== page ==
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<b>Marketing Lessons from Street Performers</b>
I thought the two startled businessmen were going to leave a surprise in their shorts. They were bushwhacked from behind the bush by bushwacky. The street crowd held their collective sides as they split with laughter.
One of the two best places in America to watch street performers is at Fisherman’s Wharf. The two San Franciscans fell victim to the diminutive little man who had set up his small bush office on the sidewalk of the Embarcadero near Pier 39. Squatting behind it he would spy unsuspecting tourists walking towards him and prepare for the pounce. After surviving your own scare, you’d move several strides down the walkway so as to not draw attention to him and watch and wait with glee for his next unwitting cast member to take center stage. Beside him his donation cup was overflowing with tips from his formerly terrified but now amused audience.
I’m a student of marketing. And bushwhacking is a marvelous technique in the appropriate environment: well-known street performing area, tourists, people having fun. It was the unexpected technique in the expected environment that surprised you. A technique you’d never forget. Ever. Something you’d tell others about for a lifetime. We can all learn from marketing geniuses like the bushwacky.
Roy H. Williams, the Wizard of Ads, says the focus of your marketing is to “surprise Broca”. French surgeon and anthropologist Paul Broca, in 1861, was the first to identify the left hemisphere of the brain as involved with speech production, in particular assessing the order of the words as they’re used. Williams refers to Broca as “the theater critic of the imagination; the part of the human mind that anticipates and ignores the predictable.” Williams says your goal in marketing is to surprise Broca with the unexpected so your message won’t be ignored.
“The common, the mundane, the average, the predictable are ignored,” says Williams, while “the unusual, the intriguing, the fascinating are immediately spied and examined.” If you want to stand out from the sales and marketing predictables make every contact a Broca surprise.
Returning to Fisherman’s Wharf the following year for another marketing lesson, a street performer was gracing the public with his guitar. His donations cup runneth over. In haste he had taken a magic marker to a scrap of cardboard found behind a restaurant and scribbled his message to position nearby: “Yes, it’s for beer.” Truth in advertising surprises.
The other best place in America to see street marketers is at Times Square in Manhattan, the island’s tourist magnet. Returning to our hotel from Penn Station we saw a crowd gathered at the corner across from the kiosk’s neon sign proclaiming “New York Police”. We heard the laughter. Crowd? Laughter? People having fun? Times Square? July? This must be something special.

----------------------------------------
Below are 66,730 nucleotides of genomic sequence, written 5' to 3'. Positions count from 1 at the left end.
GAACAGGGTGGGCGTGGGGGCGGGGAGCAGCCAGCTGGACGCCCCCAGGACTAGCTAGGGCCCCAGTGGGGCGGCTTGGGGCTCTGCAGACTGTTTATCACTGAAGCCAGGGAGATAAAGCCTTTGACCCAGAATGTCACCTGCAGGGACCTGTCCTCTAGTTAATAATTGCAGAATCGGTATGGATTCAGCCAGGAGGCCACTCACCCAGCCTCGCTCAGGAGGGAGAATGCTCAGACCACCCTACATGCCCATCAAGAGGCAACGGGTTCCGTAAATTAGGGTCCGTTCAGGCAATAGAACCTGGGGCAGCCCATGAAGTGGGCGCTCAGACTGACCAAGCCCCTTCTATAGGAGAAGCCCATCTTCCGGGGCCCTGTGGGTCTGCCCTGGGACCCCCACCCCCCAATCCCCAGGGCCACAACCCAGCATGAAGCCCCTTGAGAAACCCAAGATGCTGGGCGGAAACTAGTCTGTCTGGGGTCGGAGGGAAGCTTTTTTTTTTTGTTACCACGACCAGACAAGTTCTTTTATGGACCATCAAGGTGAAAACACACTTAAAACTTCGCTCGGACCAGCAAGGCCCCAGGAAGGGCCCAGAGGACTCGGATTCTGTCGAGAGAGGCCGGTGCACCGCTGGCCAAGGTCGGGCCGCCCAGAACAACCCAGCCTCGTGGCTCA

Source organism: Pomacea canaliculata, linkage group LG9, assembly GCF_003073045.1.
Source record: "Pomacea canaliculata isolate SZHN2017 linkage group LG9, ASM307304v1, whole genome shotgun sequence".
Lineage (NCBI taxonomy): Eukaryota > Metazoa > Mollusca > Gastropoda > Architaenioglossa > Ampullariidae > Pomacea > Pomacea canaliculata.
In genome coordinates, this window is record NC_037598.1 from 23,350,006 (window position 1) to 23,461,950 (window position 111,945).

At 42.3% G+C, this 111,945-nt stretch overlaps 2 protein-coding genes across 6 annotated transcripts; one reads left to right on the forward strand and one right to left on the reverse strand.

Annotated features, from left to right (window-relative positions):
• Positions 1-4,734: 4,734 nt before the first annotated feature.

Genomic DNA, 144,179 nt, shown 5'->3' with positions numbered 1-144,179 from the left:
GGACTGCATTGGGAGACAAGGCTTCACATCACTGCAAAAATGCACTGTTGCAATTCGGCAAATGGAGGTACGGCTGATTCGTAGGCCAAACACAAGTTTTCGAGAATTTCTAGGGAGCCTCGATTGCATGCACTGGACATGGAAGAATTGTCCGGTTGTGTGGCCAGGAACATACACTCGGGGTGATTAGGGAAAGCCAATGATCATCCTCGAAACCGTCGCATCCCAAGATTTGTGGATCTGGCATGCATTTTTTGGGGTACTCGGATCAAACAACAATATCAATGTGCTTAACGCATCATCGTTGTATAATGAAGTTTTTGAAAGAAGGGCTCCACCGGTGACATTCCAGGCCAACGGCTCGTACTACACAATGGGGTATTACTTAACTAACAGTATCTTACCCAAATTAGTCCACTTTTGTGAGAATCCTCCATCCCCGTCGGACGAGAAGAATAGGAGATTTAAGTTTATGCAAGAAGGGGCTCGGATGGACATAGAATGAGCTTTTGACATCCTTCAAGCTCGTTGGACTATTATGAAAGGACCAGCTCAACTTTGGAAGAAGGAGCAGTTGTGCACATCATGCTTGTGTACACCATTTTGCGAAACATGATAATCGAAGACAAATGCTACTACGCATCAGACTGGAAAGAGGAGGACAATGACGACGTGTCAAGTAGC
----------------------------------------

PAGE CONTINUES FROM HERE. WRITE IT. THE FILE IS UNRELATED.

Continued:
We inched our way to the front of the gawkers. Playing his guitar and wearing his hat and boots was the Singing Cowboy of Times Square. His opened guitar case was producing money faster than the U.S. Mint. A marketing genius. His singing abilities sucked, and I don’t think he really knew how to play that guitar. So how did he surprise Broca? Did I mention that he was wearing his hat and cowboy boots? I did? And did I also mention that the only other thing he had on was his jockey underwear? A minimalist who knows how to market. I guess he goes undercover when the snow falls.
What do you do to get remembered in your predictable business world? Does your marketing scream “Look at me! I’m just like everyone else.” (Do you recall the actual car promoted in that last slick television ad?) Do you numb with rote presentations? Are you ignored with your uninspired voicemail leave behinds? Or do you do stand out by doing the unusual, the intriguing, and the fascinating?
New York City. Population nine million. I remember one.
What are you doing to surprise Broca so you’ll be the one?
© 2006 Jerry Hocutt, Hocutt & Associates, Inc. Download your FREE ebook, Creating Sales Opportunities – Five Proven Ways, and get a FREE 30-day trial of the D-I-Y Sales & Marketing Email Postcards™ at http://www.YouveGotContacts.com. For many more sales & marketing tips, visit our blog at http://footinthedoor.typepad.com.
About the Author: I’ve Been Compared to David Letterman. My mission: to help Salesknockers™ (the rare and seldom seen business person or salesperson who creates their own opportunities) succeed. I’ve trained over 150,000 people in business since 1992 through our nationally acclaimed Cold Calling for Cowards® seminars. (“He’s the Zen Master of Cold Calls” – Los Angeles Times.) I’ve been compared to David Letterman by the New Brunswick (NJ) Star-Ledger (“Lord of the Rings”). “Okay, so he’s not David Letterman.” (I didn’t say it was flattering. Just that I’ve been compared to him.)